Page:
Lydialyle Gibson in Harvard Magazine:
Several years ago, Tom Nichols started writing a book about ignorance and unreason in American public discourse—and then he watched it come to life all around him, in ways starker than he had imagined. A political scientist who has taught for more than a decade in the Harvard Extension School, he had begun noticing what he perceived as a new and accelerating—and dangerous—hostility toward established knowledge. People were no longer merely uninformed, Nichols says, but “aggressively wrong” and unwilling to learn. They actively resisted facts that might alter their preexisting beliefs. They insisted that all opinions, however uninformed, be treated as equally serious. And they rejected professional know-how, he says, with such anger. That shook him.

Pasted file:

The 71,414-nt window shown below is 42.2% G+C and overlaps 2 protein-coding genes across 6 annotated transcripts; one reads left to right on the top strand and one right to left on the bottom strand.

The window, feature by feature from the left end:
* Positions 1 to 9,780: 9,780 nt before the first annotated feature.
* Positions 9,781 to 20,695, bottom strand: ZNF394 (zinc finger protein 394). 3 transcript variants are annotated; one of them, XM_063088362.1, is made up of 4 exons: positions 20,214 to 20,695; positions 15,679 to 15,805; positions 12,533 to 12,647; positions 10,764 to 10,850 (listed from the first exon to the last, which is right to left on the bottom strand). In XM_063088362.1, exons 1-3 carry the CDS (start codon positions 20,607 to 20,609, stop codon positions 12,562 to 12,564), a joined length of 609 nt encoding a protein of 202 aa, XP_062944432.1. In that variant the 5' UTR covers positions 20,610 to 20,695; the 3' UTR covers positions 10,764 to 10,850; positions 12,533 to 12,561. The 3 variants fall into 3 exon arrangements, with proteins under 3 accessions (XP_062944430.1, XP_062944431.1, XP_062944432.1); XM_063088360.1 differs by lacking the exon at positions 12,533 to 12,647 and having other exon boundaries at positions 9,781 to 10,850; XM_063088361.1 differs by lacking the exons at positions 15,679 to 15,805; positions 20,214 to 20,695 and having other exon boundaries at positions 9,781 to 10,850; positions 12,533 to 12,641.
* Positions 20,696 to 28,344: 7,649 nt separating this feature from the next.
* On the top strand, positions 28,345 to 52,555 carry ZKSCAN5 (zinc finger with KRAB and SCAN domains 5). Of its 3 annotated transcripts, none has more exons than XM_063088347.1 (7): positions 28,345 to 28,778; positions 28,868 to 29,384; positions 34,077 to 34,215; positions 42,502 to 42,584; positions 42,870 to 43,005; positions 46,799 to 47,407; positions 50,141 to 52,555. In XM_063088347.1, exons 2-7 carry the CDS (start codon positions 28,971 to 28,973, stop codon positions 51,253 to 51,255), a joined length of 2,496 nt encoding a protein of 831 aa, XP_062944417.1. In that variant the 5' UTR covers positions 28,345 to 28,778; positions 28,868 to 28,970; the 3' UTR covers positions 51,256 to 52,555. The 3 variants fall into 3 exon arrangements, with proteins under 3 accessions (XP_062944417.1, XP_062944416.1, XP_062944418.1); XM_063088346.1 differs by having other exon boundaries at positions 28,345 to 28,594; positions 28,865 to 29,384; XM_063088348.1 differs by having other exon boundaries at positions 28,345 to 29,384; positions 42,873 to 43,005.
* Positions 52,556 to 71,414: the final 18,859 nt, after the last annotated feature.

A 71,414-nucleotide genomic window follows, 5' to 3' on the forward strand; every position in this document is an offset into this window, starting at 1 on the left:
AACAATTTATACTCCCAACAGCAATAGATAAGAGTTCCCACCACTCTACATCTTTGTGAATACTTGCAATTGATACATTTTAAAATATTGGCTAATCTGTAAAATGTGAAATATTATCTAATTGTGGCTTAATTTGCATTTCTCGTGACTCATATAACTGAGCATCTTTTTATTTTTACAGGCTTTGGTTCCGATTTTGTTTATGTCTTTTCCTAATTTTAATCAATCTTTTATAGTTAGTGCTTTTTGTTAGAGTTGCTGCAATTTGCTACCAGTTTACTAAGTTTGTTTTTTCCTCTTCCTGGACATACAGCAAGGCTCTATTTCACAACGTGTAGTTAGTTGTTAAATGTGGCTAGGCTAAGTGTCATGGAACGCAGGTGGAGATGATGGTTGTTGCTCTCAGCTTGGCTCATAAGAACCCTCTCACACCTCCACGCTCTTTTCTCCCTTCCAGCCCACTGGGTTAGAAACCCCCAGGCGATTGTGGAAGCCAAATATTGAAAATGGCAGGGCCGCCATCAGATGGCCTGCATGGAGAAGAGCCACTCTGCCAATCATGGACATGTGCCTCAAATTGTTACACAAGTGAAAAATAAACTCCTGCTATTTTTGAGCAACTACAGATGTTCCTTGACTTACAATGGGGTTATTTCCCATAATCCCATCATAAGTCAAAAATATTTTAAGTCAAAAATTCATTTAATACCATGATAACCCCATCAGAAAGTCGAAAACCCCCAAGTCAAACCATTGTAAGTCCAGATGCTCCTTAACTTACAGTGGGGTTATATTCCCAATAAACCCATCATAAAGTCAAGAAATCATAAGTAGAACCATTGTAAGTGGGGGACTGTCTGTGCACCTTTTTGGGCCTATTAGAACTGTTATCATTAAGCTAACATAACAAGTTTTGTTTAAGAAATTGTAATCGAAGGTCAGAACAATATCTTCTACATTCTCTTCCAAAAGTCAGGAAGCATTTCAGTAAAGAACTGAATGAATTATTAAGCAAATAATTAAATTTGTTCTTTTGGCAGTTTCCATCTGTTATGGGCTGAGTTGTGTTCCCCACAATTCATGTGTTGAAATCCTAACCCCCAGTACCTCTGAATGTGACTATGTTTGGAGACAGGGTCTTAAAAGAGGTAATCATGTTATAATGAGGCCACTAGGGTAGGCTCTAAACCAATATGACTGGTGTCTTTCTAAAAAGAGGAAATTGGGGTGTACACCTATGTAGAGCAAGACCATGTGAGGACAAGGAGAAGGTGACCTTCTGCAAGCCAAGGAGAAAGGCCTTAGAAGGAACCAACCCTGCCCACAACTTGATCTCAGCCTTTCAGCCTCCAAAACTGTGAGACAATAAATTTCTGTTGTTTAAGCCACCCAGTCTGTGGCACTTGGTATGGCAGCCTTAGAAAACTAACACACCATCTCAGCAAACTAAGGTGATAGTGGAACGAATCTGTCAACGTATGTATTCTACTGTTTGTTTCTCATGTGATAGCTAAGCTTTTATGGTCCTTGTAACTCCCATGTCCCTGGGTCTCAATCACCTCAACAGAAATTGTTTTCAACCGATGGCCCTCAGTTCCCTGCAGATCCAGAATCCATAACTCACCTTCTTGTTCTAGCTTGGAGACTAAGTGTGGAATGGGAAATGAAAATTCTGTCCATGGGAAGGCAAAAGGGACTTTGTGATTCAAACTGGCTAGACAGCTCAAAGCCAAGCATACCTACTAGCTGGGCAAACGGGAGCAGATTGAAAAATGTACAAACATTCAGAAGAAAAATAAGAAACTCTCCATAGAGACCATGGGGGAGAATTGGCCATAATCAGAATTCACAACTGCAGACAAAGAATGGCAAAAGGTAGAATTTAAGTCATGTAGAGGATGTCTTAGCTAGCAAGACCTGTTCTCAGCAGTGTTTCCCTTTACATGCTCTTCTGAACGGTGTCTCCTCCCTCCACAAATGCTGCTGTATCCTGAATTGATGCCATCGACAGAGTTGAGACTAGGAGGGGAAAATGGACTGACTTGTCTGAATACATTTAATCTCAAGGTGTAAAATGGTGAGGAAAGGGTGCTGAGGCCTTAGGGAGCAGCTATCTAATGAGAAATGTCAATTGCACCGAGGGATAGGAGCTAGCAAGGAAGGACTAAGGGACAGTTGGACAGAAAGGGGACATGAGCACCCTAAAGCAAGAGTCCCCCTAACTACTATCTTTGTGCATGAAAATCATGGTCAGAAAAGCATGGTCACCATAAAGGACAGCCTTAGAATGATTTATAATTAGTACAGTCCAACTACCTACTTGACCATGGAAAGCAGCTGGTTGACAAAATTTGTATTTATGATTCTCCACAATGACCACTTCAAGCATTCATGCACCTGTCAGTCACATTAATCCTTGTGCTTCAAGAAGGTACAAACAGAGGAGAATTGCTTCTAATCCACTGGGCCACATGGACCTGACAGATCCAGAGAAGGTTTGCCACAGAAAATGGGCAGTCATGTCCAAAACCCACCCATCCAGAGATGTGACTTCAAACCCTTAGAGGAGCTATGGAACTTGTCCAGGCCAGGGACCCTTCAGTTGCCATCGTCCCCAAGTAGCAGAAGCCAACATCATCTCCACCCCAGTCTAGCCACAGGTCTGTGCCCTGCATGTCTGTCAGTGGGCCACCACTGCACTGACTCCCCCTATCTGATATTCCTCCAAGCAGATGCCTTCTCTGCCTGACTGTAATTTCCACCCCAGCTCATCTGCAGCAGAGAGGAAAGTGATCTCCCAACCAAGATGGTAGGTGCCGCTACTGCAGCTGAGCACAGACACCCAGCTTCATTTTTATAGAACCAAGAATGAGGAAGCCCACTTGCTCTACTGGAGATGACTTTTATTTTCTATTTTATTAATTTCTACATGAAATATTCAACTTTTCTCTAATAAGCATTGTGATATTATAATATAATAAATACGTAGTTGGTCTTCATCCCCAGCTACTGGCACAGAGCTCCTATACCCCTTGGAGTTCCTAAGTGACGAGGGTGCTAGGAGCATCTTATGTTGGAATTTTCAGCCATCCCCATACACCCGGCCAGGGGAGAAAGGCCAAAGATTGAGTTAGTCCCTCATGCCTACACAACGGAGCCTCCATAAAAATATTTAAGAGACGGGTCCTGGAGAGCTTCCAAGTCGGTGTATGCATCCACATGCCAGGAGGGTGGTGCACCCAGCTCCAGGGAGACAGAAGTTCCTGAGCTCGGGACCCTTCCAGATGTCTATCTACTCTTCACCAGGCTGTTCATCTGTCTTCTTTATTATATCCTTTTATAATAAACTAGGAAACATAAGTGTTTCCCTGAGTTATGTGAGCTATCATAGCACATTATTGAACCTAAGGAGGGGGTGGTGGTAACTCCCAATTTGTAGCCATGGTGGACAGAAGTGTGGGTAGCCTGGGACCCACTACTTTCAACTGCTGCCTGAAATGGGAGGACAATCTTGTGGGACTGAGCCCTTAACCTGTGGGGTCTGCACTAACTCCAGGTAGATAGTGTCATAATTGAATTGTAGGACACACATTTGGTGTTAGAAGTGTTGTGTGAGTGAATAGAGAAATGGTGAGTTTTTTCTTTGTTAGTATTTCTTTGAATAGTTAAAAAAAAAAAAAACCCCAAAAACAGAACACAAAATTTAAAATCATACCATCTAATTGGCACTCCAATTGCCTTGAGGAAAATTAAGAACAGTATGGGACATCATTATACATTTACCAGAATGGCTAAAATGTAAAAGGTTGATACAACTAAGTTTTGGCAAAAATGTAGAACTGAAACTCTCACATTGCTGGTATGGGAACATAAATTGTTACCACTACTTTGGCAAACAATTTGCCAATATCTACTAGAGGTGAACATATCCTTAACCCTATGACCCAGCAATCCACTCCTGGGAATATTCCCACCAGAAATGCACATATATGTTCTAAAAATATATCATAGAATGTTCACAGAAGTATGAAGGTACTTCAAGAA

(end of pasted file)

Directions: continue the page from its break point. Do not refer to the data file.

Skepticism toward intellectual authority is bone-deep in the American character, as much a part of the nation’s origin story as the founders’ Enlightenment principles. Overall, that skepticism is a healthy impulse, Nichols believes. But what he was observing was something else, something malignant and deliberate, a collapse of functional citizenship. “Americans have reached a point where ignorance, especially of anything related to public policy, is an actual virtue,” he would write in the preface to The Death of Expertise: The Campaign Against Expertise and Why It Matters, which was published by Oxford last year and quickly became a bestseller. “To reject the advice of experts is to assert autonomy, a way for Americans to insulate their increasingly fragile egos from ever being told they’re wrong about anything.” Further down the page, he would add: “I’m worried.”